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So I took some files with me on my external HDD while going on vacation. Through a series of events, I ended up storing the data in a NTFS formatted partition defined in a GUID Partition Table. The only computer I have is a Windows XP home box, which does not have native support for reading GPT's. So far everything I have read online suggests wiping the disk and reformmating to MBR. Is there a way to convert it without wiping out the data or to access the data as is?

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migrated from Jun 3 '11 at 10:29

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Yes, you can convert a bootable GPT disk to a bootable MBR disk without losing its contents if it is not larger than 2TB. I used Aomei Partition Assistant Std Edition.

Do not do this on a drive larger than 2TB. Drives larger than 2TB are supposed to use GPT to be bootable. Drives 2TB or less can use either GPT or MBR; but GPT is not supported for boot disks on older OS like XP (32- or 64-bit) and Win7 (32-bit). Win7/64-bit supports GPT as a bootable drive type.

Also, older disk utilities will not work on GPT drives (and may in fact screw them up) so if you are in an environment with older OS then use MBR whenever possible. Using MBR or GPT does NOT affect disk performance.

Do the following:

  1. Install your GPT drive as a data (non-boot) drive on your XP system, or on a Win7 system (which is what I used).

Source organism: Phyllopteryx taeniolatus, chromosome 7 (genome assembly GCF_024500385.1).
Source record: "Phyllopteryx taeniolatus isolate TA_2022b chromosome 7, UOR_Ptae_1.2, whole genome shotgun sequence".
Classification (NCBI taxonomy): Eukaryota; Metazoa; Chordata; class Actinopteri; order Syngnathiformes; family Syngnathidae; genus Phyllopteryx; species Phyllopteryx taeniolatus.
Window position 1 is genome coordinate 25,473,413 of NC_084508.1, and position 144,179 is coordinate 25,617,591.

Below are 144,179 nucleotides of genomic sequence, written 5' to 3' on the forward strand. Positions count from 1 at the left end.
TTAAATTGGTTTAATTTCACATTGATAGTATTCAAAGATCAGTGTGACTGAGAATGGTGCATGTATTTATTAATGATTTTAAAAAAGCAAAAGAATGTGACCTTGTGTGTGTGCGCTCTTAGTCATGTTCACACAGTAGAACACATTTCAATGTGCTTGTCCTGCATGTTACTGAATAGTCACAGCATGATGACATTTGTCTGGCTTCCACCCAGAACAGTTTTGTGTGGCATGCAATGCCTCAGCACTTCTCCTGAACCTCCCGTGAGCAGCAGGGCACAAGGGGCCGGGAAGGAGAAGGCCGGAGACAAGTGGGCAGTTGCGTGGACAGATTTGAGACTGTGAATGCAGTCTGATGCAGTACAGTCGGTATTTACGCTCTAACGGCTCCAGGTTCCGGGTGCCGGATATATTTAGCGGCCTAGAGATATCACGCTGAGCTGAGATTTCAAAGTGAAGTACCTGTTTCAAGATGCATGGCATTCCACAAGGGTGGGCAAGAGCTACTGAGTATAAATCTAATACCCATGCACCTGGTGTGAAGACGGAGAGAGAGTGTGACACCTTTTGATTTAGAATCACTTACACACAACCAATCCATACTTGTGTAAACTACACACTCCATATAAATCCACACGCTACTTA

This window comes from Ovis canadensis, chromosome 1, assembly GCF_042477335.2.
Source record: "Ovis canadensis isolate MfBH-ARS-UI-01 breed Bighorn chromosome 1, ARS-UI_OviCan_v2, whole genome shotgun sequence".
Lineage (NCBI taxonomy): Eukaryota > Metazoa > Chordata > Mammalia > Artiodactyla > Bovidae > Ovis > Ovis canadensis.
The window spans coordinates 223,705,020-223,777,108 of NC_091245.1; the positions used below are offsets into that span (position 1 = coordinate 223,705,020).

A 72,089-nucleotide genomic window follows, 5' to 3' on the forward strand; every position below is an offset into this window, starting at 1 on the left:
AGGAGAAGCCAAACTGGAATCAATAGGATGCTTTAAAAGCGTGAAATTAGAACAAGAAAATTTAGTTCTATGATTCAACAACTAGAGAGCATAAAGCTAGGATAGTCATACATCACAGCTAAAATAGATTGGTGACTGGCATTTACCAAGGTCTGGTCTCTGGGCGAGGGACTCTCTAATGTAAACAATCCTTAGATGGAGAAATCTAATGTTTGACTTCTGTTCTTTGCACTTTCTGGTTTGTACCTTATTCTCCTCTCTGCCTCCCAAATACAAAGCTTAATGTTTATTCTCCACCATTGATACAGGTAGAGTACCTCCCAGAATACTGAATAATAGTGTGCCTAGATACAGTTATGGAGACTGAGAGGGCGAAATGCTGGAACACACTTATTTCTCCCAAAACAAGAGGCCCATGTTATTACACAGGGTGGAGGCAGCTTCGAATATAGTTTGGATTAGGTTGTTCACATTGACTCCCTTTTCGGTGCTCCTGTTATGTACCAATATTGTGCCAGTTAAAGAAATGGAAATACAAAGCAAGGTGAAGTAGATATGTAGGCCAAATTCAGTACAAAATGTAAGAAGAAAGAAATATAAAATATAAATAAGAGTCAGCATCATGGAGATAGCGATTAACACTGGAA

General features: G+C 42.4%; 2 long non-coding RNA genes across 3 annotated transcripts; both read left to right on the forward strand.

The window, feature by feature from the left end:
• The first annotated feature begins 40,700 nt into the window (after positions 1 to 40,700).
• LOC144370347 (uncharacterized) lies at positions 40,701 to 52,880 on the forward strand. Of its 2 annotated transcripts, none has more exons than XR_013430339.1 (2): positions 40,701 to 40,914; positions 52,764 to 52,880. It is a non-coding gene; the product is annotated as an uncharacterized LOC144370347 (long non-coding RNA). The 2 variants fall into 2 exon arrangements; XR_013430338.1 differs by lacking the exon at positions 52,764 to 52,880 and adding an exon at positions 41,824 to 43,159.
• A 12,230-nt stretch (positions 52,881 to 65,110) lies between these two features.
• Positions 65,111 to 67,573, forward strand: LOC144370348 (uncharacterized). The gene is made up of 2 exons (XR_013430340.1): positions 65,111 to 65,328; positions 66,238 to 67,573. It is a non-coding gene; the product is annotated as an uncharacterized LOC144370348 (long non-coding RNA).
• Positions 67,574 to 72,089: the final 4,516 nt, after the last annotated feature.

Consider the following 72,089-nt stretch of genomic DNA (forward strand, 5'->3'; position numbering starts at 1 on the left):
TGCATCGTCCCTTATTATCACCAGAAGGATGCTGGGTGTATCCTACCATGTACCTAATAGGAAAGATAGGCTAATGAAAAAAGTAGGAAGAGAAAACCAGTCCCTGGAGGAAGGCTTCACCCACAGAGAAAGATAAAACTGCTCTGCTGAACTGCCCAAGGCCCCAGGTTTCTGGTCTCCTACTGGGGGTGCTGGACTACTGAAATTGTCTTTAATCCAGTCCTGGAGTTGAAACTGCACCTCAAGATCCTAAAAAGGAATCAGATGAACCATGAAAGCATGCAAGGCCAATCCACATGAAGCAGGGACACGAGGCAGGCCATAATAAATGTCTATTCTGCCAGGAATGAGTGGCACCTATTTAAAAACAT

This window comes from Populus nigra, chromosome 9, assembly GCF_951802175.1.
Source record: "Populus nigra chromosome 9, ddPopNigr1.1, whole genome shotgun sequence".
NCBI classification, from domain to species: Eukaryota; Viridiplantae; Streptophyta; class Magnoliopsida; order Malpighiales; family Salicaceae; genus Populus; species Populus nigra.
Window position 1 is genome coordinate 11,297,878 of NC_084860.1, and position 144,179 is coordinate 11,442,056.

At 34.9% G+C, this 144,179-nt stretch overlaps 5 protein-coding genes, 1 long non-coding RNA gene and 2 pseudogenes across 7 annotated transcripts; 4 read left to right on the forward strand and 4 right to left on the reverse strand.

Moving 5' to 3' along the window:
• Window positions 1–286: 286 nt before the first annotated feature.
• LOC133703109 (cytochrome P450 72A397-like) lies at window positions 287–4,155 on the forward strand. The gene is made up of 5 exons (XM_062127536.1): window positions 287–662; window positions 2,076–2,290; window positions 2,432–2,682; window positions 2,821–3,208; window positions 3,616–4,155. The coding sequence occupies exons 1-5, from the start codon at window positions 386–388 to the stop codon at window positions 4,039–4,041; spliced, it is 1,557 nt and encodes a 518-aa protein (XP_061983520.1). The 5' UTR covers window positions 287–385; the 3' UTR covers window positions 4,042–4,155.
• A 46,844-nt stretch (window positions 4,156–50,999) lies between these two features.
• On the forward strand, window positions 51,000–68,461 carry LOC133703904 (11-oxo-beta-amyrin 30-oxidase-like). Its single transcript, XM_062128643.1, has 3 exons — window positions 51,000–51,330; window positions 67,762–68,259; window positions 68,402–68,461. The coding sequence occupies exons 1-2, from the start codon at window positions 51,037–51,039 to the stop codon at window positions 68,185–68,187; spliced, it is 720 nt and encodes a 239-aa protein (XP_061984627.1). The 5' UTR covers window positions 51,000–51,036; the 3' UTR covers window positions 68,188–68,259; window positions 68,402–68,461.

2. Download and install Partition Assistant.

  3. Using Partition Assistant, delete the first two (small) partitions (the EFI and the MSR partition) from the GPT drive. Hit "apply" and let it do its thing. When it's done the space previously allocated to the two initial partitions is now a single unallocated region.

  4. Resize the 3rd partition (the one with your data and boot image) to include the unallocated region created in #3 above.. Hit "apply" and let it do it's thing. When it's done your boot partition now spans the entire disk and is the only partition.

  5. On the left side of the disk graphic where it says "disk 2: GPT" or something like that, right click and select "convert to MBR disk". Then right click again and select "rebuild MBR". Make sure to select the MBR type for the OS you wanna boot... Hit "apply" and let it do those two things.

When finished, your disk is now an MBR bootable disk. Shut down, remove the old boot disk, and you should now be able to power up and boot the one you just converted to MBR format.

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The question doesn't mention booting, nor does it mention multiple partitions. But the tool mentioned should probably work nonetheless. – jiggunjer Feb 2 at 5:53

Not free, but this utility might help.

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Before wiping the hdd completely I would give TestDisk a try. It is designed to recover partitions independent of the used partition table. AFAIR is writes the result in form of an MBR partition table.

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